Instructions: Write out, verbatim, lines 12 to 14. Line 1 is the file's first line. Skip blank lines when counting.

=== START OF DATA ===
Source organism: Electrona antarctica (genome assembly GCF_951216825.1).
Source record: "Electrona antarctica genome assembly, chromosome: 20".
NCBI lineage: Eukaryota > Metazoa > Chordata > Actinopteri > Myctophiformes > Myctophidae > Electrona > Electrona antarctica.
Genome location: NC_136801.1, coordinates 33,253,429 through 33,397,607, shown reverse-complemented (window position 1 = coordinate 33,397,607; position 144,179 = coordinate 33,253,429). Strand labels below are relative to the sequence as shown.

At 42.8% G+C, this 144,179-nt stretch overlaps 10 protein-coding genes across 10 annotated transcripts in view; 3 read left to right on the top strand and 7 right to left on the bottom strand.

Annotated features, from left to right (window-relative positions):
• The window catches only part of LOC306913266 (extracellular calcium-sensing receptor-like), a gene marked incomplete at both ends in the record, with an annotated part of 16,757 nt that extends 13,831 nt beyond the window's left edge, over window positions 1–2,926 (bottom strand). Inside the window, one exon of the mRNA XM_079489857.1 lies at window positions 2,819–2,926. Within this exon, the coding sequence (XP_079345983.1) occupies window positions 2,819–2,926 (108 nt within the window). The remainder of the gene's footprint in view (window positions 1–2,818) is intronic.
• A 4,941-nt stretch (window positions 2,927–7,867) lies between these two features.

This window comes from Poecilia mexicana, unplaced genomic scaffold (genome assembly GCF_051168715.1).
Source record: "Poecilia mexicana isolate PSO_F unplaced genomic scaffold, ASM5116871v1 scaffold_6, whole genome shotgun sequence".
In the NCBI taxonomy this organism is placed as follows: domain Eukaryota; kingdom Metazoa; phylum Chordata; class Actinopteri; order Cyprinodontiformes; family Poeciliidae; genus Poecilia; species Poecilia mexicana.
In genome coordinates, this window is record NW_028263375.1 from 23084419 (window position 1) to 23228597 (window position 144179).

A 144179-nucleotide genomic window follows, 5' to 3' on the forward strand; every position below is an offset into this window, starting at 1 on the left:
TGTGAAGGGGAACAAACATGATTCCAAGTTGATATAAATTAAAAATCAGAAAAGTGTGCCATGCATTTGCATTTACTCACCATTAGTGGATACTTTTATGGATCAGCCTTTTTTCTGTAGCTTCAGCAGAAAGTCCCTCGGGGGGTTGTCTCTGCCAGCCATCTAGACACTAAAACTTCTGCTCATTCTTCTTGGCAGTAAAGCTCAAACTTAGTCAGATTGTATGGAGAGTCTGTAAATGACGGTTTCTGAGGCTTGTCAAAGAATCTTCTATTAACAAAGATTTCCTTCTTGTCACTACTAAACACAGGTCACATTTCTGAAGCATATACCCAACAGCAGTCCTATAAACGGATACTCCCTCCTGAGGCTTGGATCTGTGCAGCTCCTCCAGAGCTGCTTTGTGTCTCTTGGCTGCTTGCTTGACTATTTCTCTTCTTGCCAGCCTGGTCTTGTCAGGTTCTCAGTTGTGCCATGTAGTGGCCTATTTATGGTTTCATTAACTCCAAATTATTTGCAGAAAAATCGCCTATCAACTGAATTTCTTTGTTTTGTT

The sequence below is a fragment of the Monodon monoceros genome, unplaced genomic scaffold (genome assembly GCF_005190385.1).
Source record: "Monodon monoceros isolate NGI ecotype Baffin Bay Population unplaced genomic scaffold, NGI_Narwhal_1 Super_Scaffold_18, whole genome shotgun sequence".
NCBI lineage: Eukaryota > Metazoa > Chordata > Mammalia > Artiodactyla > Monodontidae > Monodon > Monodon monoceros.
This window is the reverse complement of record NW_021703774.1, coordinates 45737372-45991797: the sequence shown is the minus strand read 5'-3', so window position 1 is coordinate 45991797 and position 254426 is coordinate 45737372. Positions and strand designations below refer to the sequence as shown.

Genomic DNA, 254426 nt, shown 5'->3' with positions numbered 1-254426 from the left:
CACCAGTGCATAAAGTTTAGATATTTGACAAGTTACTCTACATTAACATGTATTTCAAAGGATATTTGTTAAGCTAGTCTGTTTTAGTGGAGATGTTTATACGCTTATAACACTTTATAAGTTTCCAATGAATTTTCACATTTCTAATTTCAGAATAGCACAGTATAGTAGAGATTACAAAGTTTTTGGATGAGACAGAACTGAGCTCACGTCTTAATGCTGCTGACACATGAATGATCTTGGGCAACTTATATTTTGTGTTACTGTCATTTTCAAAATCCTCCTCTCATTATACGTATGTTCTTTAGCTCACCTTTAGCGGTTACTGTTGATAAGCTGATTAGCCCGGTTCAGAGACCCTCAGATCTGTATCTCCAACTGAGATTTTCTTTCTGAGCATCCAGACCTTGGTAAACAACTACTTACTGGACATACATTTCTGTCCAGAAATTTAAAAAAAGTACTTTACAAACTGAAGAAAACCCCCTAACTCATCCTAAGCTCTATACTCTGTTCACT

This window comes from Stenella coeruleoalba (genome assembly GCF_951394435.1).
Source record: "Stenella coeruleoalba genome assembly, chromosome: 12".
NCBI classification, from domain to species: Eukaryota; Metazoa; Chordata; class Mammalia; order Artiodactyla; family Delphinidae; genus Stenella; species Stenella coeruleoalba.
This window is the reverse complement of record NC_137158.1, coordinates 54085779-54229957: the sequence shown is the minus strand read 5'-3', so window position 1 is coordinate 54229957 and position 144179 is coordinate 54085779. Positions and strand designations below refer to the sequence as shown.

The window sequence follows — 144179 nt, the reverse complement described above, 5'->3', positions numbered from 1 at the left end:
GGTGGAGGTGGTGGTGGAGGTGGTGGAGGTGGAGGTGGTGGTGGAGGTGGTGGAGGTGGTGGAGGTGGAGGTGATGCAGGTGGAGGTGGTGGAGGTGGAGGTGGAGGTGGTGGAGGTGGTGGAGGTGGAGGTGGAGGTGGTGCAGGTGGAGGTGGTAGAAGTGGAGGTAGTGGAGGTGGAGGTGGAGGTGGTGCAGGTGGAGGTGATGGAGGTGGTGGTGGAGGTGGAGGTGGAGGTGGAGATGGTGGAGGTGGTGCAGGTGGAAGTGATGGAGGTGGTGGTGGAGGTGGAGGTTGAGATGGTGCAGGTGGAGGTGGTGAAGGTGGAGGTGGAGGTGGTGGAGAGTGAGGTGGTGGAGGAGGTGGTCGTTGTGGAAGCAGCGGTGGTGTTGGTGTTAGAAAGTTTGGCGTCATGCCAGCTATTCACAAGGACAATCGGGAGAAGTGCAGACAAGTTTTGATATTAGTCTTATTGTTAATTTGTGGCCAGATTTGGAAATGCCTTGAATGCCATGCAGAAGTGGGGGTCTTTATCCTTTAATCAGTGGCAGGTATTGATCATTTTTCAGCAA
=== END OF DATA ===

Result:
In genome coordinates, this window is record NW_028263375.1 from 23084419 (window position 1) to 23228597 (window position 144179).

A 144179-nucleotide genomic window follows, 5' to 3' on the forward strand; every position below is an offset into this window, starting at 1 on the left:
TGTGAAGGGGAACAAACATGATTCCAAGTTGATATAAATTAAAAATCAGAAAAGTGTGCCATGCATTTGCATTTACTCACCATTAGTGGATACTTTTATGGATCAGCCTTTTTTCTGTAGCTTCAGCAGAAAGTCCCTCGGGGGGTTGTCTCTGCCAGCCATCTAGACACTAAAACTTCTGCTCATTCTTCTTGGCAGTAAAGCTCAAACTTAGTCAGATTGTATGGAGAGTCTGTAAATGACGGTTTCTGAGGCTTGTCAAAGAATCTTCTATTAACAAAGATTTCCTTCTTGTCACTACTAAACACAGGTCACATTTCTGAAGCATATACCCAACAGCAGTCCTATAAACGGATACTCCCTCCTGAGGCTTGGATCTGTGCAGCTCCTCCAGAGCTGCTTTGTGTCTCTTGGCTGCTTGCTTGACTATTTCTCTTCTTGCCAGCCTGGTCTTGTCAGGTTCTCAGTTGTGCCATGTAGTGGCCTATTTATGGTTTCATTAACTCCAAATTATTTGCAGAAAAATCGCCTATCAACTGAATTTCTTTGTTTTGTT